Zinc nitrate


Zinc nitrate is an inorganic chemical compound with the formula Zn(NO3)2 . This white, crystalline salt is highly deliquescent and is typically encountered as a hexahydrate Zn(NO3)2•6H2O. It is soluble in both water and alcohol.

Zinc nitrate
Zinc nitrate
Dusičnan zinečnatý.JPG
IUPAC name
Zinc nitrate
Other names
Zinc dinitrate
  • 7779-88-6 checkY
  • 19154-63-3 (tetrahydrate) ☒N
  • 10196-18-6 (hexahydrate) ☒N
3D model (JSmol)
  • Interactive image
  • 22926 checkY
ECHA InfoCard 100.029.039 Edit this at Wikidata
EC Number
  • 231-943-8
  • 24518
RTECS number
  • ZH4772000
  • EDO66F5U49 checkY
UN number 1514
  • DTXSID10890636 Edit this at Wikidata
  • InChI=1S/2NO3.Zn/c2*2-1(3)4;/q2*-1;+2 checkY
  • InChI=1/2NO3.Zn/c2*2-1(3)4;/q2*-1;+2
  • [N+](=O)([O-])[O-].[N+](=O)([O-])[O-].[Zn+2]
Molar mass 189.36 g/mol (anhydrous)
297.49 g/mol (hexahydrate)
Appearance colorless, deliquescent crystals
Density 2.065 g/cm3 (hexahydrate)
Melting point 110 °C (230 °F; 383 K) (anhydrous)
45.5 °C (trihydrate)
36.4 °C (hexahydrate)
Boiling point ~ 125 °C (257 °F; 398 K) decomposes (hexahydrate)
327 g/100 mL, 40 °C (trihydrate)
184.3 g/100 mL, 20 °C (hexahydrate)
Solubility very soluble in alcohol
−63.0·10−6 cm3/mol
Occupational safety and health (OHS/OSH):
Main hazards
Oxidant, may explode on heating
GHS labelling:
GHS03: OxidizingGHS07: Exclamation mark
Flash point Non-flammable
Safety data sheet (SDS) ICSC 1206
Related compounds
Other anions
Zinc sulfate
Zinc chloride
Other cations
Cadmium nitrate
Mercury(II) nitrate
Related compounds
Copper(II) nitrate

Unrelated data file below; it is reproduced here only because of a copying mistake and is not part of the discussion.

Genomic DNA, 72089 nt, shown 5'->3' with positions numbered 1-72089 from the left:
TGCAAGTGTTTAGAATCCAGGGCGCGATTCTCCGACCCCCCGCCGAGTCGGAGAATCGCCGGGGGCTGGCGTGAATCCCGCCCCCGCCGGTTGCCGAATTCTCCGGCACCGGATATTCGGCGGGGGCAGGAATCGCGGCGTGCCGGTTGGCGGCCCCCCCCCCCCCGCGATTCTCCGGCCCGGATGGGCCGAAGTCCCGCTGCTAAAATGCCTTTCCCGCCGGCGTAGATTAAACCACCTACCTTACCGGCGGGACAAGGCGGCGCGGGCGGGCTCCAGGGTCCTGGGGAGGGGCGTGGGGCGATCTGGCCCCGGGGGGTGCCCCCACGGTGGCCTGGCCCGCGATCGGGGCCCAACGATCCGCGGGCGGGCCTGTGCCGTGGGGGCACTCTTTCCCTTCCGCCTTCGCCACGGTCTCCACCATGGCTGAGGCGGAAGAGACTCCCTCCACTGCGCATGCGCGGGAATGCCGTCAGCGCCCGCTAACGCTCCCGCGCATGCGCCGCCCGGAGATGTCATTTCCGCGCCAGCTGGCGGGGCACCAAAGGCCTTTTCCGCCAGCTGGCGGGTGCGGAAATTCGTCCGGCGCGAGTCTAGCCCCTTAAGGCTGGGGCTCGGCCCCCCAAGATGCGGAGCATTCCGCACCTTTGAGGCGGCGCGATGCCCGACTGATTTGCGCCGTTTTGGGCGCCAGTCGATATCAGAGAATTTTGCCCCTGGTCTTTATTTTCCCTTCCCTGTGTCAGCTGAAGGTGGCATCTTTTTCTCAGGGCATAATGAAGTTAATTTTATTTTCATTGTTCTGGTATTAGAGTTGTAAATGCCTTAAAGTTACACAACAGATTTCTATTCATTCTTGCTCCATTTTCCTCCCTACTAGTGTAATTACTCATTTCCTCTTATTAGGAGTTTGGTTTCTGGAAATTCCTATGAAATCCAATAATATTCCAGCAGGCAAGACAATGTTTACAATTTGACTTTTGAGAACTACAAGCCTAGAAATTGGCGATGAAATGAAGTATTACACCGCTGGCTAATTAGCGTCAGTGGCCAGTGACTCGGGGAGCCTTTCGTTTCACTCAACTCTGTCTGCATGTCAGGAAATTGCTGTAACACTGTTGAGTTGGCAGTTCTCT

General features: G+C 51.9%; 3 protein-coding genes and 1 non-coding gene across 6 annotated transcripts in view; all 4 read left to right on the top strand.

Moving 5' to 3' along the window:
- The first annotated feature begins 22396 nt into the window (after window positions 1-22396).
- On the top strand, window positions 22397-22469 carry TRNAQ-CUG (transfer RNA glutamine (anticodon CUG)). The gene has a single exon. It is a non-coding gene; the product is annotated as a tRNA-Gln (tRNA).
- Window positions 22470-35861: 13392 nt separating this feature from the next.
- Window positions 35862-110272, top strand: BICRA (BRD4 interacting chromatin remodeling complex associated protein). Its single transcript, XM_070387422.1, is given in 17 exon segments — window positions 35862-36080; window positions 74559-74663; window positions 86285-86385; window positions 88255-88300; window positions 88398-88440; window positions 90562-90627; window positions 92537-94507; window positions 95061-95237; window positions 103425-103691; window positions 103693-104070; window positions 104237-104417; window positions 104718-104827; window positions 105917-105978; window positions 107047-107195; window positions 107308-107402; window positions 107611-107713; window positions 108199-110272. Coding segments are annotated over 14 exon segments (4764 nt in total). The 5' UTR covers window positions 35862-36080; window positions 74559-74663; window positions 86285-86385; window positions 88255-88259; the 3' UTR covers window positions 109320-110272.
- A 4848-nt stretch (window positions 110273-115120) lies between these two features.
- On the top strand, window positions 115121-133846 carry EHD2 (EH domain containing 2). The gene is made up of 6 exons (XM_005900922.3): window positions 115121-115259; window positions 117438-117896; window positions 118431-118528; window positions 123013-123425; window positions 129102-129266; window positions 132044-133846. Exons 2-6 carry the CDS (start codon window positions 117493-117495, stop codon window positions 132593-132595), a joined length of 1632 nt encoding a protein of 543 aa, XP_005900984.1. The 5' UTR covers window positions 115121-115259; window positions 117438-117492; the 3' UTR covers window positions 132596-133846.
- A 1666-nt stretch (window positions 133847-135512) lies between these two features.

Except where otherwise noted, data are given for materials in their standard state (at 25 °C [77 °F], 100 kPa).
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Infobox references

Synthesis and reactionsEdit

Zinc nitrate is usually prepared by dissolving zinc in nitric acid, this reaction is concentration dependent, with a reaction in concentrated acid also forming ammonium nitrate:

Zn + 2 HNO3 (diluted) → Zn(NO3)2 + H2
4 Zn + 10 HNO3 (concentrated) → 4 Zn(NO3)2 + NH4NO3 + 3 H2O

On heating, it undergoes thermal decomposition to form zinc oxide, nitrogen dioxide and oxygen.

2 Zn(NO3)2 → 2 ZnO + 4 NO2 + O2


Zinc nitrate has no large scale application but is used on a laboratory scale for the synthesis of coordination polymers.[1] Its controlled decomposition to zinc oxide has also been used for the generation of various ZnO based structures, including nanowires.[2]

It can be used as a mordant in dyeing. An example reaction gives a precipitate of zinc carbonate:

Zn(NO3)2 + Na2CO3 → ZnCO3 + 2 NaNO3


  1. ^ Barnett, Sarah A; Champness, Neil R (November 2003). "Structural diversity of building-blocks in coordination framework synthesis—combining M(NO3)2 junctions and bipyridyl ligands". Coordination Chemistry Reviews. 246 (1–2): 145–168. doi:10.1016/S0010-8545(03)00121-8.
  2. ^ Greene, Lori E.; Yuhas, Benjamin D.; Law, Matt; Zitoun, David; Yang, Peidong (September 2006). "Solution-Grown Zinc Oxide Nanowires". Inorganic Chemistry. 45 (19): 7535–7543. doi:10.1021/ic0601900. PMID 16961338.